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Marillion - Script For A Jester's Tear CD (album) cover





4.23 | 1986 ratings

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4 stars I instantly liked this. With the first tones of the title song I got that reassuring feeling that this is going to be a pleasant ride. Where Misplaced Childhood offered a selection of songs that at once gave me a both hopeful and fearful view on the rest of Marillion's discography, Script For A Jester's Tear instantly clicked. With loads and loads of reviews, I'll at least try to get something across with this one.

The biggest problem I had with Misplaced Childhood was the fact that Fish dominated that record to such an extent that the rest of the band ended up in the background. That's not a problem here, as the band in this stage seem to have had a more democratic approach when creating their music. I love the fact that Mark Kelly's keys aren't trapped in the woodwork this time, and are allowed to shine with what they are. Melodic, ambient and providing structure without ever going over the top. No instrumentalist does that. Not even the emotional solos of Steve Rothery. It's all very solid and disciplined, yet always interesting and proficient and naturally this enhances the lyrical and vocal strength of Fish. I rarely listen very carefully to lyrics. Up until now Rush has been the only band that really made me follow the vocals as something else than just another instrument. I can now add Marillion. It's impossible not being drawn in to the world of Derek Dick when he delivers such powerful, dark lyrics in a dramatic Peter Hammilll-esque way. It's just that he does it even better.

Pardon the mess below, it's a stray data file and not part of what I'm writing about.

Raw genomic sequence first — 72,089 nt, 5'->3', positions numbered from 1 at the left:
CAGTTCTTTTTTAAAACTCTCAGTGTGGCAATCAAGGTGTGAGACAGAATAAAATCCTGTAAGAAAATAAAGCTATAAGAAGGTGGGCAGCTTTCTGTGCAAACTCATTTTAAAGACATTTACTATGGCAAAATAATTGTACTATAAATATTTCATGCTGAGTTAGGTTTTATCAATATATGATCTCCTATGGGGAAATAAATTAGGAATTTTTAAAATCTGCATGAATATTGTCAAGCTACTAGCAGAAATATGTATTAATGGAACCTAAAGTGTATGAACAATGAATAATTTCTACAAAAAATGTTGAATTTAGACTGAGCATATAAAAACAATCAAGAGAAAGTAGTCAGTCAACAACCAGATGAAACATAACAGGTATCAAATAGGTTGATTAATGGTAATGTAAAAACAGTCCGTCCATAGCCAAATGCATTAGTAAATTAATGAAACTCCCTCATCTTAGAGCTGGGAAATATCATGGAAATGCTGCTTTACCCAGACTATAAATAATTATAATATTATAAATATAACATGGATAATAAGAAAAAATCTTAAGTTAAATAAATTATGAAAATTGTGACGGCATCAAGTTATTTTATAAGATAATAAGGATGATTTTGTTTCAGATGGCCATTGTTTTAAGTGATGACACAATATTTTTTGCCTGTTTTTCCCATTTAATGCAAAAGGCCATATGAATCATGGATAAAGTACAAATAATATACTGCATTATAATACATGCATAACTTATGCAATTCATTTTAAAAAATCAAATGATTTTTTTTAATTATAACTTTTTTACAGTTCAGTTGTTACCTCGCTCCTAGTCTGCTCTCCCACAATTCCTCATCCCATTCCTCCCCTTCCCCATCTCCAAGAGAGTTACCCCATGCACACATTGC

It's when you listen to an album such as this you realise why neo-prog and symphonic are separated genres. Script is a symphonic album by nature, but it achieves that goal in a different way than we're used to. Without tens of different instruments, Marillion emphasises strongly on the synthesiser. Perhaps inevitable, but here it adds so much dynamics, tension, melody and atmosphere that it easily take on the role of an orchestra. Somehow understated, it still remains a favourite on the album, and Mark Kelly deserves the attention if only for the crucial role he has in shaping Marillion's sound. The arrangements are all very good, and this is another element making Marillion something unique in the 80's rock scene and something I think is often sadly overlooked by critics of the whole genre. There are some questionable segues here, I admit that, and some ideas wander off in the distance in strange ways. But this is a debut after all, the hunger and passion makes up for such problems.

Melodic, emotional and powerful pseudo-symphonic rock with lots of colours from it's time, and a very pleasing album. Very addictive: 4 stars.


LinusW | 4/5 |


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